frames. Frames carry your data. When a frame is received, it is amplified and then
transmitted on to the port of the destination PC. The big difference between these two
devices is in the method in which frames are being delivered.

!n a hub, a frame is passed along or "broadcast" to every one of its ports. !t doesn't
matter that the frame is only destined for one port. The hub has no way of
distinguishing which port a frame should be sent to. Passing it along to every port
ensures that it will reach its intended destination. This places a lot of traffic on the
network and can lead to poor network response times.

Additionally, a 10/100Nbps hub must share its bandwidth with each and every one of its
ports. So when only one PC is broadcasting, it will have access to the maximum
available bandwidth. !f, however, multiple PCs are broadcasting, then that bandwidth
will need to be divided among all of those systems, which will degrade performance.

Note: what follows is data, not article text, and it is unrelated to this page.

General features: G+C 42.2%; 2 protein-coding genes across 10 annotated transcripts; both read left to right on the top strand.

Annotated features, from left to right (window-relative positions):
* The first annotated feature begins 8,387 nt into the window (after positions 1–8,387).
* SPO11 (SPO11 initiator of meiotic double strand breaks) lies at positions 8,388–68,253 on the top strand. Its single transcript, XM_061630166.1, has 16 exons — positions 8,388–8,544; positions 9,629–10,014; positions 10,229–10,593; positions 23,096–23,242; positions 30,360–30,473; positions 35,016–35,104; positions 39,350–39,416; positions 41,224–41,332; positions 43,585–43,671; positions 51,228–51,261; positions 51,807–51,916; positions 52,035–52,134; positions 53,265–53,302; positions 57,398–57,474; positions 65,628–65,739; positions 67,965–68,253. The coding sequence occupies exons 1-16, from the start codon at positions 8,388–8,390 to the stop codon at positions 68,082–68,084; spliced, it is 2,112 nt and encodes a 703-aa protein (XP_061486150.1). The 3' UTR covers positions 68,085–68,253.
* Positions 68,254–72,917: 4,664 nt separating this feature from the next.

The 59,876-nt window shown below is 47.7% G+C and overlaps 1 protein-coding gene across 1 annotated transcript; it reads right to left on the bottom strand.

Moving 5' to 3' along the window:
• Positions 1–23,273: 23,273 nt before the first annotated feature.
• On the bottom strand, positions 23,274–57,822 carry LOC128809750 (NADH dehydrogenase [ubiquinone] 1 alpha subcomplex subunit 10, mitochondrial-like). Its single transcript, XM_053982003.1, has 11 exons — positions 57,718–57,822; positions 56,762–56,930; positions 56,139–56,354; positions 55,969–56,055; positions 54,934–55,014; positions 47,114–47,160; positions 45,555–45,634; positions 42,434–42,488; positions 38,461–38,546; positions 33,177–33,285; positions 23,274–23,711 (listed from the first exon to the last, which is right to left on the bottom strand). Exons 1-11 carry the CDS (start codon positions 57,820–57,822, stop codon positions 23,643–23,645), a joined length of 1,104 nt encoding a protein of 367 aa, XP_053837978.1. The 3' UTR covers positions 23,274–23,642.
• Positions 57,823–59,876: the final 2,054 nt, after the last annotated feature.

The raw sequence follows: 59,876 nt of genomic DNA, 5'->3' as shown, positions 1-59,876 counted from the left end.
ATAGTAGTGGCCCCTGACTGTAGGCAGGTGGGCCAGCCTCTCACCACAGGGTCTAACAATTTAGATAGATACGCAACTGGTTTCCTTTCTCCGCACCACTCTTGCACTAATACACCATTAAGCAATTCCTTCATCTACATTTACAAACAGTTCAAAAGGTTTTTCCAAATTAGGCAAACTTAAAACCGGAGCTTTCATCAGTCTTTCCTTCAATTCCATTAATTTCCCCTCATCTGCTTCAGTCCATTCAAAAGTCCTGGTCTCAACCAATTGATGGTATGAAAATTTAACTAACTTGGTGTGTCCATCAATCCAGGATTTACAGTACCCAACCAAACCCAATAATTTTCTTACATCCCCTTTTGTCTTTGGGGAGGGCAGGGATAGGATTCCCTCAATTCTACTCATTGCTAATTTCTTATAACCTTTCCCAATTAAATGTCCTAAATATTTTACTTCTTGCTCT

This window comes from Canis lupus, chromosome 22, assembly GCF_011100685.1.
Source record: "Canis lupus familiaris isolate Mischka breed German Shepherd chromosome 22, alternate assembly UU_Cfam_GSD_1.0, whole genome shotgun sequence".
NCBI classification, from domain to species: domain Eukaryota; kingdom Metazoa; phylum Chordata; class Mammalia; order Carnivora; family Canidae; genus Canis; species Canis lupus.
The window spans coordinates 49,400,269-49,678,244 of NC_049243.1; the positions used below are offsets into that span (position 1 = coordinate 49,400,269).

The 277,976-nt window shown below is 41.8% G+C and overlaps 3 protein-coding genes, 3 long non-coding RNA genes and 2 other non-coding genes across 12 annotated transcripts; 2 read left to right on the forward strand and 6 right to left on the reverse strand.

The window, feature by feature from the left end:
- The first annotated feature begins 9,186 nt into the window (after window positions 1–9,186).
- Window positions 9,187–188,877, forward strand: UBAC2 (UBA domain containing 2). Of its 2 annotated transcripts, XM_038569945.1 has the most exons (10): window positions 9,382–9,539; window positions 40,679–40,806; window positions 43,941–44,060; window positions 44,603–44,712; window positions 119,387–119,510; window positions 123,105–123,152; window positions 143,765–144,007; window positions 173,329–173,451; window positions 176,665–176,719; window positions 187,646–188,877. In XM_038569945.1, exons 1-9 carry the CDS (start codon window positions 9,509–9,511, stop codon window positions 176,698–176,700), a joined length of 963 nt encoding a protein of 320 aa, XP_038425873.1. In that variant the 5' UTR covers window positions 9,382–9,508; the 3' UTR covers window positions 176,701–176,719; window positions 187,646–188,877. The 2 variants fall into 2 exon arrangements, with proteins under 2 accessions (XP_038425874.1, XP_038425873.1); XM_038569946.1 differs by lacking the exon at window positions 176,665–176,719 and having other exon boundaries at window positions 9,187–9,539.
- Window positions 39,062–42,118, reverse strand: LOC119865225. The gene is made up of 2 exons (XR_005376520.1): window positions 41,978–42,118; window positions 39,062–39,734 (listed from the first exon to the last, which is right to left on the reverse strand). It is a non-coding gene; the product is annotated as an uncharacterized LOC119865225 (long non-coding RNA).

A switch, however, keeps a record of the NAC addresses of all the devices connected to
it. With this information, a switch can identify which system is sitting on which port. So
when a frame is received, it knows exactly which port to send it to, without significantly
increasing network response times. And, unlike a hub, a 10/100Nbps switch will allocate
a full 10/100Nbps to each of its ports. So regardless of the number of PCs transmitting,
users will always have access to the maximum amount of bandwidth. !t's for these
reasons why a switch is considered to be a much better choice then a hub.

Routers are completely different devices. Where a hub or switch is concerned with
transmitting frames, a router's job, as its name implies, is to route packets to other
networks until that packet ultimately reaches its destination. One of the key features of
a packet is that it not only contains data, but the destination address of where it's

A router is typically connected to at least two networks, commonly two Local Area
Networks (LANs) or Wide Area Networks (WAN) or a LAN and its !SP's network. Routers
are located at gateways, the places where two or more networks connect. Using
headers and forwarding tables, routers determine the best path for forwarding the